Shouldn’t Wall Street Gamers Have Anti-Monopoly Laws?

Democracy and free enterprise are strong when creative intelligent people develop new ideas and produce more efficient businesses. In the 19th and most of the 20th centuries Wall Street telecommunications largely did not exist with a fraction of the computing and networking power of the present. It wasn’t possible for financial players to game the system the way they do presently with concentrated wealth able to trade at the speed of light and network wealth and capital. It wasn’t so practical for the most rich to have a finger in every pie, every business on the exchange. Anti-monopoly legislation was necessary to keep competition alive and not let the most rich own everything as if they were the company store selling product to captive workers.

In the 21st century the nature of business has changed at a basic level with the financial sector and concentrated wealth able to buy and control elements of everything, and that made especially easy with chain stores and outlets across the nation. It is possible for the most rich to effectively build a monopoly through Wall Street shared with fewer than 1% of Americans. Every financial exchange trickles up to them. Wall Street trading should itself have some anti-n laws that would limit the number of corporations any individual or corporation could invest in to some reasonable number such as three or four.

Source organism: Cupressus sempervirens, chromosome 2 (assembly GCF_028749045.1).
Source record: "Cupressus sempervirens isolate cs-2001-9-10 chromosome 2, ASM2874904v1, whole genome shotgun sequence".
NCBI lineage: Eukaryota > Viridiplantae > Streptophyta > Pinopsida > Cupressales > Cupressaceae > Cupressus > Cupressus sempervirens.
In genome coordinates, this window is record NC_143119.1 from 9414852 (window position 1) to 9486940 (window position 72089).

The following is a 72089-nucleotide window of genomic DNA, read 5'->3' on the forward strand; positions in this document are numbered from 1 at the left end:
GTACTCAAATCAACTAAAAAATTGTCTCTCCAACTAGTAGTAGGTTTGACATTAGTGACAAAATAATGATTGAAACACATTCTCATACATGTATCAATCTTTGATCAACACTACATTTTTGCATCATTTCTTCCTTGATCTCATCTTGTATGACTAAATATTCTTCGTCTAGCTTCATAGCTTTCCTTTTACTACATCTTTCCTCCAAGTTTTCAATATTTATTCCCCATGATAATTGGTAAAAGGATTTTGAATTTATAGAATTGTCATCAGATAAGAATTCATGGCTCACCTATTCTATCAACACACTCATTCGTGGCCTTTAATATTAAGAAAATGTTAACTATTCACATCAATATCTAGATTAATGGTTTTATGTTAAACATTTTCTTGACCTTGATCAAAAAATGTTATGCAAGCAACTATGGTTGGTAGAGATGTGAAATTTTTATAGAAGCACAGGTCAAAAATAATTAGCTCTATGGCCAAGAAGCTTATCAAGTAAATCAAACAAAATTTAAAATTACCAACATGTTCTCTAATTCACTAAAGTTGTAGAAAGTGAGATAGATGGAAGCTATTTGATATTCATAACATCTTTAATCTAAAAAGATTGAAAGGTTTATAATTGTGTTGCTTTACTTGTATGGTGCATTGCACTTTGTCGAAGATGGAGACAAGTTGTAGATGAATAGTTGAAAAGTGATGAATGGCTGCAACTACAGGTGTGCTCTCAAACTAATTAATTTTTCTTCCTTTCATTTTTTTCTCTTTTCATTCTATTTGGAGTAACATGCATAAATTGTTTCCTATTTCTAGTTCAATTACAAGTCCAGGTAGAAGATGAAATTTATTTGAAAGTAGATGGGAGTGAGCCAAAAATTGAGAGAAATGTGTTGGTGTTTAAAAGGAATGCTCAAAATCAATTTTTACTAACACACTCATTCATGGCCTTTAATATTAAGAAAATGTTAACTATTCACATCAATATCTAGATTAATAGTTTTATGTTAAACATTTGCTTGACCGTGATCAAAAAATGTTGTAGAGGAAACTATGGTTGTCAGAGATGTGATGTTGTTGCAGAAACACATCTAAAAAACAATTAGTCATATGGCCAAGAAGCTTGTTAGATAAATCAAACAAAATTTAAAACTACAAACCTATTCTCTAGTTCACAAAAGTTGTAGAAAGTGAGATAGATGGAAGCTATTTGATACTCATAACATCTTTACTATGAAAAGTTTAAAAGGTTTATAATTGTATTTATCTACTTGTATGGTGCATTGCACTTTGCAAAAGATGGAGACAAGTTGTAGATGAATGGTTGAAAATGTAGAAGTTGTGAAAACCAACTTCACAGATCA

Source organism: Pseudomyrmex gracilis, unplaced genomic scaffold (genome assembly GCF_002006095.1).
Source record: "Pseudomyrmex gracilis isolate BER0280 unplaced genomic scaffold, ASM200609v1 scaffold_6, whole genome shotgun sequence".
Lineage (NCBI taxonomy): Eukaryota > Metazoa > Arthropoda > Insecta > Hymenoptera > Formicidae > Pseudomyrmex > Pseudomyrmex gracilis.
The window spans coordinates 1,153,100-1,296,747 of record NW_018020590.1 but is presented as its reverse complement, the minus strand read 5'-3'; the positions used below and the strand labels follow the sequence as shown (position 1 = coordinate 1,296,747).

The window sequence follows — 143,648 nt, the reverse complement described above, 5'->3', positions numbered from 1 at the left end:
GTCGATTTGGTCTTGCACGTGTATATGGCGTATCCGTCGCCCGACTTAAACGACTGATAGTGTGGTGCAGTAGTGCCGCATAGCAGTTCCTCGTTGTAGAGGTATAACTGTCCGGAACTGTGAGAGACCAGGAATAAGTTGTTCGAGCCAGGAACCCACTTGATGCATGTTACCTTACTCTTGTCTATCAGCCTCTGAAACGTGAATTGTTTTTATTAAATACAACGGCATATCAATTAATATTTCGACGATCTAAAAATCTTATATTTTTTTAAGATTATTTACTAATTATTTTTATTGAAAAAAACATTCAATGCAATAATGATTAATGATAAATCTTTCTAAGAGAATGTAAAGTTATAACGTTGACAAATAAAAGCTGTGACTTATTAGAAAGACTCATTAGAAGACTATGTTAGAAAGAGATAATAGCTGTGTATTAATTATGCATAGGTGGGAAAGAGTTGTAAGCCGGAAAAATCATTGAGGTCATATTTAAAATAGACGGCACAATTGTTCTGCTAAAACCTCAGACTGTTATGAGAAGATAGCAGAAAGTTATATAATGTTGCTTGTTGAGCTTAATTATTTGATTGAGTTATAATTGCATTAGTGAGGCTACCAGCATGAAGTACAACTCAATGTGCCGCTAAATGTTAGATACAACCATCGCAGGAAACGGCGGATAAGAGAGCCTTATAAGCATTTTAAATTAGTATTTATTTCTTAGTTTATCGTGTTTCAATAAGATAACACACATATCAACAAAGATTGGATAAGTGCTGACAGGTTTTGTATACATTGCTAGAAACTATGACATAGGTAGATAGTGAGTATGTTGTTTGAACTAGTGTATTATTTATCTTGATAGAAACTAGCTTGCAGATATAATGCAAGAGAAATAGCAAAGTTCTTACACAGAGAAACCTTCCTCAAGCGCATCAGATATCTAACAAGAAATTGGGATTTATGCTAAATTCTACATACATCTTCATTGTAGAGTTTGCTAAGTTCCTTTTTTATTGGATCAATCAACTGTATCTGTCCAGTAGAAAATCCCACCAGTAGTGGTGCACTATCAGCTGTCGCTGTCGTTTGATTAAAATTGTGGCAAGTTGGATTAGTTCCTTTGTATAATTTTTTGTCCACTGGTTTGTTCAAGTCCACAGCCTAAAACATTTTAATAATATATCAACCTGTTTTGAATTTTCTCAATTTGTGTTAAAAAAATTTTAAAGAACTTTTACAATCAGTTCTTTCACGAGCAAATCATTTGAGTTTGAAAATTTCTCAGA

Free enterprise should encourage people to invent and establish new and improved businesses for-themselves rather than to create a manipulative class of financial players skimming the profits from everyone’s corporations. Those corporations are themselves brought to dominate the market, while new rival start up businesses would tend to be established only as far as they reinforce or support the existing businesses.

Because the system isn’t yet 100% complete in a plutocratic-corporatist structure it is challenging for some citizens to notice or understand the malevolution. They still believe that it is all free enterprise and therefore good, and the sole problem is socialism. Socialism is mainly a problem in diverting political thought from the question of how to make democracy best serve the citizens of the United States to a choice between socialism and undifferentiated free enterprise. Democracy and free enterprise have much more nuanced than that, and keeping free enterprise free from plutocratic, networked monopoly is one. Wealth should be encouraged to create new businesses and ideas rather than to buy up everything that already exists. Anti-financial monopoly laws can help with that.


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